by Lisa Cyriacks

Saguache County Commissioners approved two ballot questions for raising taxes. The first is based on a proposal submitted by a bi-partisan committee of citizens to raise sales taxes by one percent (1%) in support of Saguache County law enforcement and provide matching funds toward a new justice center to be located in Saguache County. The second measure approved by the Commissioners is to impose a five percent (5%) excise tax on the on the first sale or transfer of unprocessed marijuana by a retail marijuana cultivation facility located with Saguache County. (See article on page 7 for more information.)

Two statewide ballot measures have already been certified for the 2016 ballot as of July 18, 2016.

Amendment 69 or the Colorado Health Care System Initiative is a citizen-sponsored initiative that proposes the creation of a single-payer health care system funded through a payroll tax. (See article on page 28 for more information.)

The second is the Colorado No Exception to Involuntary Servitude Prohibition Amendment, a legislatively referred amendment addressing civil rights. This amendment could potentially remove the part of the Colorado constitution that allows forced, unpaid labor by convicted criminals.

Other initiatives are still in the process of gathering signatures. Petitioners must file the required number of valid signatures (98,492) by August 8, 2016, before certification by the Secretary of State to the November ballot. Below are a couple of examples of what to expect on the November ballot.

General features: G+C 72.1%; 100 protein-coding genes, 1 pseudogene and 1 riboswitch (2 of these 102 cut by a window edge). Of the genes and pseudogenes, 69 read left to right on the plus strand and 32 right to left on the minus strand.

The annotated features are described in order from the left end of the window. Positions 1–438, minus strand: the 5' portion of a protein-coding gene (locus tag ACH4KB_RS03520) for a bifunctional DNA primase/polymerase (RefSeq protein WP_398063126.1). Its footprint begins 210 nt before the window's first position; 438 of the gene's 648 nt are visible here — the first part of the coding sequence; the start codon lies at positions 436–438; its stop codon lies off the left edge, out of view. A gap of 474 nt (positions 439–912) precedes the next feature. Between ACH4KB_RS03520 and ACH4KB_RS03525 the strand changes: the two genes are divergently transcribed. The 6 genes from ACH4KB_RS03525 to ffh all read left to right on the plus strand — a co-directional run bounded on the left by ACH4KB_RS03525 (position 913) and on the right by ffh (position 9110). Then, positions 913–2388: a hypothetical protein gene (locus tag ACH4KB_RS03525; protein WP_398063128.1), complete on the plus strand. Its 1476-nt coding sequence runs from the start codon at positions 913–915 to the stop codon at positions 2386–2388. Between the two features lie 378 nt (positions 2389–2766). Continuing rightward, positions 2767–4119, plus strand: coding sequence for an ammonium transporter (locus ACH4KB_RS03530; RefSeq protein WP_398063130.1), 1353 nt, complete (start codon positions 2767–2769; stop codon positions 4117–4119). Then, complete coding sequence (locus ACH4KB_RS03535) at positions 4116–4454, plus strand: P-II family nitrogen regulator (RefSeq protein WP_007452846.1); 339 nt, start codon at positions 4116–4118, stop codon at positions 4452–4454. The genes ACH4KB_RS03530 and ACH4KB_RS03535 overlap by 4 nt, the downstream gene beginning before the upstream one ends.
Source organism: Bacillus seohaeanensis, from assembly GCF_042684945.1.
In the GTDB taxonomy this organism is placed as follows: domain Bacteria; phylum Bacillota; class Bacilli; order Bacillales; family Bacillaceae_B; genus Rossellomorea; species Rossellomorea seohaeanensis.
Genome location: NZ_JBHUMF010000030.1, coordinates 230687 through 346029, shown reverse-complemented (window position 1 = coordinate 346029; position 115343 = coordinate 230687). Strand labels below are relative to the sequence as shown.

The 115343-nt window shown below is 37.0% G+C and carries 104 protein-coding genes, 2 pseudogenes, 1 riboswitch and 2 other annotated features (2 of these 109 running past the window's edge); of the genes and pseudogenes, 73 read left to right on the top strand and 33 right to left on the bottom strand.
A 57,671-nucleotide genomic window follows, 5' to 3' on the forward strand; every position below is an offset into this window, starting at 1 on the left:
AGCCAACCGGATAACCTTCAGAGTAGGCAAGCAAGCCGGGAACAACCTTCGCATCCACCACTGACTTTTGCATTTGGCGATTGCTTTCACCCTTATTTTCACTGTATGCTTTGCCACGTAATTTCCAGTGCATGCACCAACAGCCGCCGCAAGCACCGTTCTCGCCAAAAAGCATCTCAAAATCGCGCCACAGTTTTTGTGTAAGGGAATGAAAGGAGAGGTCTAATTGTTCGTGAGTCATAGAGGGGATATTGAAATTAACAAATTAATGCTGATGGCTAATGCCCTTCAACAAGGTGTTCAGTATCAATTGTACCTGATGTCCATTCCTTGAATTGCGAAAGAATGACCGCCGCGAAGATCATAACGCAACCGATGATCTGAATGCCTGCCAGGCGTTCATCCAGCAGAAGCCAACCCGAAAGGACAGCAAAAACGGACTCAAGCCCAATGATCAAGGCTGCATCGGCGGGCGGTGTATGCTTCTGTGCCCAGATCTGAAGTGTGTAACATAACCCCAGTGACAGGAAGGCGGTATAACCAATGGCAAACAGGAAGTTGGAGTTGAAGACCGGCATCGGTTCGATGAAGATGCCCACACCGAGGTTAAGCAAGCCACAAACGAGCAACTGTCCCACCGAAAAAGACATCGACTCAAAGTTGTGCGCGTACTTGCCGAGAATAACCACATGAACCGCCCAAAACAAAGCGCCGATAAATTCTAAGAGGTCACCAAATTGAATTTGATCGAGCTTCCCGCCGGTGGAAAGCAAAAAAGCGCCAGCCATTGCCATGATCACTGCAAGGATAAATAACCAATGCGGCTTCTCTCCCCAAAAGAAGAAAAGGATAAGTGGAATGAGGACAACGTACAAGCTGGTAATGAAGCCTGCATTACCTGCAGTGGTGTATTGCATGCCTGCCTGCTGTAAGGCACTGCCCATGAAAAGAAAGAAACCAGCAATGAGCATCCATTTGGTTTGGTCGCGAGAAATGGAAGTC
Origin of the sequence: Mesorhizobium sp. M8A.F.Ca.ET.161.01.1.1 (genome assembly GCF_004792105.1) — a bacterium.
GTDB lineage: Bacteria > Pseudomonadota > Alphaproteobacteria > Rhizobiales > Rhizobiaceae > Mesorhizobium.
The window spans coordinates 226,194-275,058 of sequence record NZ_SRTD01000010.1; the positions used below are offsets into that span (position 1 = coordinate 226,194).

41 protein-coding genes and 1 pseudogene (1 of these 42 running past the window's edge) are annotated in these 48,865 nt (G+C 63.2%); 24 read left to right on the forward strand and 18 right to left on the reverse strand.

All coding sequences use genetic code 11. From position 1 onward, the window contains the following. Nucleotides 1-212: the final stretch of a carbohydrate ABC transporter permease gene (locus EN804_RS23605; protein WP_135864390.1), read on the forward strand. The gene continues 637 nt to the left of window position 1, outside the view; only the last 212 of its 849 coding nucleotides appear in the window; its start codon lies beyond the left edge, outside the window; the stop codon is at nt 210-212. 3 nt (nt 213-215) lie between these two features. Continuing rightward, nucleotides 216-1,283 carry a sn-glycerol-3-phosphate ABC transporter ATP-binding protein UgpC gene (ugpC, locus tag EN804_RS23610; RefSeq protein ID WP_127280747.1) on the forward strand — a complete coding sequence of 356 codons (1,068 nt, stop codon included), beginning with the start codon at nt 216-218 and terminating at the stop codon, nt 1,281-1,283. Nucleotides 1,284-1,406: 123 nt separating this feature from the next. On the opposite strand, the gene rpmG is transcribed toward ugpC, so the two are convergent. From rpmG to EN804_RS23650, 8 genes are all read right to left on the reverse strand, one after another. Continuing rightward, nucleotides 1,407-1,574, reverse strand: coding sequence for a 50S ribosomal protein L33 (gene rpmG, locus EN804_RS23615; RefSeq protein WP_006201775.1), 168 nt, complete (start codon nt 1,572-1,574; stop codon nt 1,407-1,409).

Primary elections and how candidates are selected for representing major political parties on a general election ballot is a major concern. Potentially there could be an initiative that would restore presidential primaries in Colorado and would allow unaffiliated electors to vote in the primary election without declaring an affiliation with that political party.

Another controversial ballot initiative, Raise the Bar, Protect Our Constitution is designed to make the Colorado constitution more difficult to amend by citizen initiatives. The ballot measure would raise the threshold for voter approval of a citizen-initiated constitutional amendment from the current 50% plus one vote to 55% with at least two percent of the signatures from residents in every one of Colorado’s 35 Senate districts. Saguache County Commissioners recently endorsed the ballot measure—the sole ballot initiative they agreed to weigh in on. Raise the Bar would only impact citizens’ ability to amend the Constitution, not legislator’s.

Citizens of Colorado may initiate legislation as either a state statute or a constitutional amendment. In Colorado, citizens also have the power to repeal legislation via veto referendum. The Colorado General Assembly may also place measures on the ballot as legislatively referred constitutional amendments or legislatively referred state statutes. Referred amendments require a 2/3 vote of each chamber.

The Colorado Secretary of State provides a list of potential 2016 measures, which can be found here: